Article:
As part of our ongoing series, we sat down with one of RCA’s leading retinal specialists, Dr. Margaret Chang of Retinal Consultants Serving Northern California based in Sacramento. We wanted to learn what it takes to be a superior surgeon and thought leader in the field.
You have an interesting path to becoming a retinal specialist. Please tell us more.
I became a retinal specialist in a very roundabout way. I entered college through a program at the University of Washington that condensed high school into one year after 7th grade. As a 14-year-old college freshman, I declared piano performance as my major, since I had been performing piano publicly since I was five years old. After a couple years, I realized that I did not want to perform piano for a living or become a piano teacher. I decided to go to medical school, even though my father, an anesthesiologist, had warned me that medicine was a long road and a lot of hard work. I thought I would be a pediatrician, and maybe even work just part time. Funny how things turned out really differently! I decided to specialize in ophthalmology after realizing that the eyes are not only their own world, they are the windows into the rest of medicine. I intended to become a cornea specialist at the time. However, when I saw submacular surgery during my first year of residency, I decided I had to become a retinal surgeon. Going full circle, I think the years of playing piano probably have helped connect my hands, feet, and brain and helped with my surgical skills!
Now, let’s shift and talk about your thriving practice in Northern California. How do you recruit and find the next generation of leaders?
When we are bringing on new partners, we always look for like-minded people. As a group, we really know each other, trust each other, and understand each other. We look for the best and the brightest who have the same work ethic. We are looking for people who want to be a part of something bigger than themselves. Since we cover a large geographic area, we rely on each other to cover each other when patients come in for emergency appointments. We do operations that are added on by our partners and rely on each other to see each other’s post-ops. We need amazing doctors who trust each other in order to be a successful, seamless team for our patients, and we look for that in new colleagues.
Tell us a little about balancing family life and work life.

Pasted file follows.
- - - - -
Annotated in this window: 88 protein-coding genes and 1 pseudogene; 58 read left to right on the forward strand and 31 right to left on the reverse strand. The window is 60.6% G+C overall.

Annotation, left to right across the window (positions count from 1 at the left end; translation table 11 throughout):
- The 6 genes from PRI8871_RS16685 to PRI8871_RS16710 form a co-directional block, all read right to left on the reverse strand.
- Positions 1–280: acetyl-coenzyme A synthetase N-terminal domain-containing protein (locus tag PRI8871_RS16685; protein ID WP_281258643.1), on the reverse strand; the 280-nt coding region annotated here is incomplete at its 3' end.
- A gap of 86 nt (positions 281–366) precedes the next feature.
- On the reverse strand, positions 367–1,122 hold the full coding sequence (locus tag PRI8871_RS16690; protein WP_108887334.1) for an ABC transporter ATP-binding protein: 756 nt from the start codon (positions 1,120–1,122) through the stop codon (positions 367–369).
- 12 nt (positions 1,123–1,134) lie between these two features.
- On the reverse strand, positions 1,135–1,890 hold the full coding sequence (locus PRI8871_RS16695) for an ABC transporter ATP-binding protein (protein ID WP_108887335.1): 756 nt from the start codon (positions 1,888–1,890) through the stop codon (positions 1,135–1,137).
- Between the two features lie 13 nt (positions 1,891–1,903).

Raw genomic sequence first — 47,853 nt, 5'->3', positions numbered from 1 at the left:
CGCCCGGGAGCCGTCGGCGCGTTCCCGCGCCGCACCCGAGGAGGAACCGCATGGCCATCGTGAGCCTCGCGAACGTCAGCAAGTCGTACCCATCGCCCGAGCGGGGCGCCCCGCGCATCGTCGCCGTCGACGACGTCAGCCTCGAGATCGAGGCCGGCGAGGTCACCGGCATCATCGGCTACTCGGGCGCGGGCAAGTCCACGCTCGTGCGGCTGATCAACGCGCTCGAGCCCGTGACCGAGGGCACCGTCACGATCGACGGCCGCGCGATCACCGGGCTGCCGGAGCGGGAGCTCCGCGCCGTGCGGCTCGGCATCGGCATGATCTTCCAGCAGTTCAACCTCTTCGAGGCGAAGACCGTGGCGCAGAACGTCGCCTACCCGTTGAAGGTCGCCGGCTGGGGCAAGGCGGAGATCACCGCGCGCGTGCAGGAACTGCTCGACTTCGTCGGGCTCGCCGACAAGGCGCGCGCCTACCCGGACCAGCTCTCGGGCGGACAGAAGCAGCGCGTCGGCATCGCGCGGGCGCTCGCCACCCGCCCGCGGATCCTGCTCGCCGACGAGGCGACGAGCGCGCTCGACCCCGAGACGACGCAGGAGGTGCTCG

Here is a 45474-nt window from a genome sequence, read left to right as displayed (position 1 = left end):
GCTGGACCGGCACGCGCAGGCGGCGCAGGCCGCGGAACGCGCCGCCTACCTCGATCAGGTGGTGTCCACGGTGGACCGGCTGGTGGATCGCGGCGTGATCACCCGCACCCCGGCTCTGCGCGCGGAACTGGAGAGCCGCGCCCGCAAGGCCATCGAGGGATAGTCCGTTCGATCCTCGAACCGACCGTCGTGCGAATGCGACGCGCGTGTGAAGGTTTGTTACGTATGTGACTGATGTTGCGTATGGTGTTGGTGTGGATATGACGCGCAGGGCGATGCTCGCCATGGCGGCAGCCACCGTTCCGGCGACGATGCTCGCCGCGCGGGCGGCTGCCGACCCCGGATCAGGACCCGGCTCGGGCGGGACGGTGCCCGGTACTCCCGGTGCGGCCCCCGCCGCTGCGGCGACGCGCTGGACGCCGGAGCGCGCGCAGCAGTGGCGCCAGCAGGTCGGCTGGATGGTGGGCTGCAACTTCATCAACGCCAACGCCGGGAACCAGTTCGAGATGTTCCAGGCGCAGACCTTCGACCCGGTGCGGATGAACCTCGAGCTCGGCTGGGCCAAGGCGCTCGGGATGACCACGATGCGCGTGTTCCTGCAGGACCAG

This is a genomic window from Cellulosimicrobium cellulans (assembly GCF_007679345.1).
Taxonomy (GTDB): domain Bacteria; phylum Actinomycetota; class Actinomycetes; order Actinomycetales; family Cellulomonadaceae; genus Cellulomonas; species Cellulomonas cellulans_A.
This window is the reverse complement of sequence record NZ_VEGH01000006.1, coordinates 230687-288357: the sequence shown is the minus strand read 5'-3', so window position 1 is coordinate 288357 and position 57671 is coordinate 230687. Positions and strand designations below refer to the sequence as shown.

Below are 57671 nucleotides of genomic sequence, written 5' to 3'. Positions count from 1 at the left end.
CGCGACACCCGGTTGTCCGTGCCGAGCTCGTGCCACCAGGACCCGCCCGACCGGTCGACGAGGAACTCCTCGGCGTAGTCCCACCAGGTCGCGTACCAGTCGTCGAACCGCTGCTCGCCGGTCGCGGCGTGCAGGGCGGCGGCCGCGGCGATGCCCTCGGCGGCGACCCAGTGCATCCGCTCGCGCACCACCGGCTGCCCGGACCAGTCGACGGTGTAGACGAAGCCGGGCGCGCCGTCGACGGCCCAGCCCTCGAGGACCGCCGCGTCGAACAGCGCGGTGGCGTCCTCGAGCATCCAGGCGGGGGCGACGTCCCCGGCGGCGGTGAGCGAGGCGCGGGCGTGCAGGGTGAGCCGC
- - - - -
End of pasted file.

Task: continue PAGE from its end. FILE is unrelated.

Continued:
Even though it is tough being a full-time retina surgeon while trying to take on a leadership role in the administration of the practice, I think the toughest hat I wear is being a mom. At work, my staff is wonderful and supportive, and my patients are very appreciative. At home, I am much busier with 3 very active boys, 10, 12, and 13. They have a lot of extracurricular activities and sports interests. My husband is very supportive but also works full time as a radiologist. There are only so many things that I can control. Thankfully, I do have help at home, so I don’t try to do everything myself. My oldest two boys have severe nut allergies, so I have learned how to bake out of necessity. Now, I use my baking skills as bribery to control situations at home!
Do you have any clinical trials or research underway?
We have a very strong research presence across two clinical trial sites in our practice. I am a principal investigator on multiple trials, and on the steering committee of several phase III trials. During medical school, I decided to pursue a separate master’s degree in biostatistics in order to conduct clinical research. By being in a busy private practice, I have the best of both worlds: treating patients as well as advancing the field through research. There are always exciting new therapies that are being investigated and there is always something to learn about the eye. We can always improve our approach to care and the treatment we can offer.
What is most rewarding in your field?
I think that it comes down to working with patients and saving eyesight. I really appreciate the connection I make with all my patients. My 8 year old and 80 year old patients tell me I’m their favorite doctor, even though I have to do procedures they don’t like, and another patient gave me a painting she did after I repaired her retinal detachment. Some patients express their gratitude directly, but it is the knowledge that I’ve made a difference that makes it all worthwhile. There is no other feeling that comes close. In the retinal field, we take care of some of the most complicated and vision-threatening conditions in ophthalmology. As a practice, we strongly believe in taking care of the retina needs of the entire community. I feel very fortunate to have the resources and support to give my patients the care they need to save their eyesight, regardless of financial burden.
What are the benefits you have seen in partnering with Retina Consultants of America?
RCA is an amazing group of stellar individuals in premier retina practices. I am fortunate to be part of that group and to share ideas and best practices with them. We have the opportunity to collaborate and share ideas and ultimately build better practices. Through RCA, I am meeting with the best of the best in the retinal field and learning research, marketing, and recruitment efficiencies.
Lastly, what advice would you give to a recent graduate considering the retinal field of medicine?
Be curious and do not be afraid of challenges. Intellectual curiosity and doing something you love, whether in medicine or otherwise, makes for a fulfilling career. I would also encourage more women to enter retina, and private practice in particular. Have an open mind, follow your passion, and you will end up doing something that makes you happy.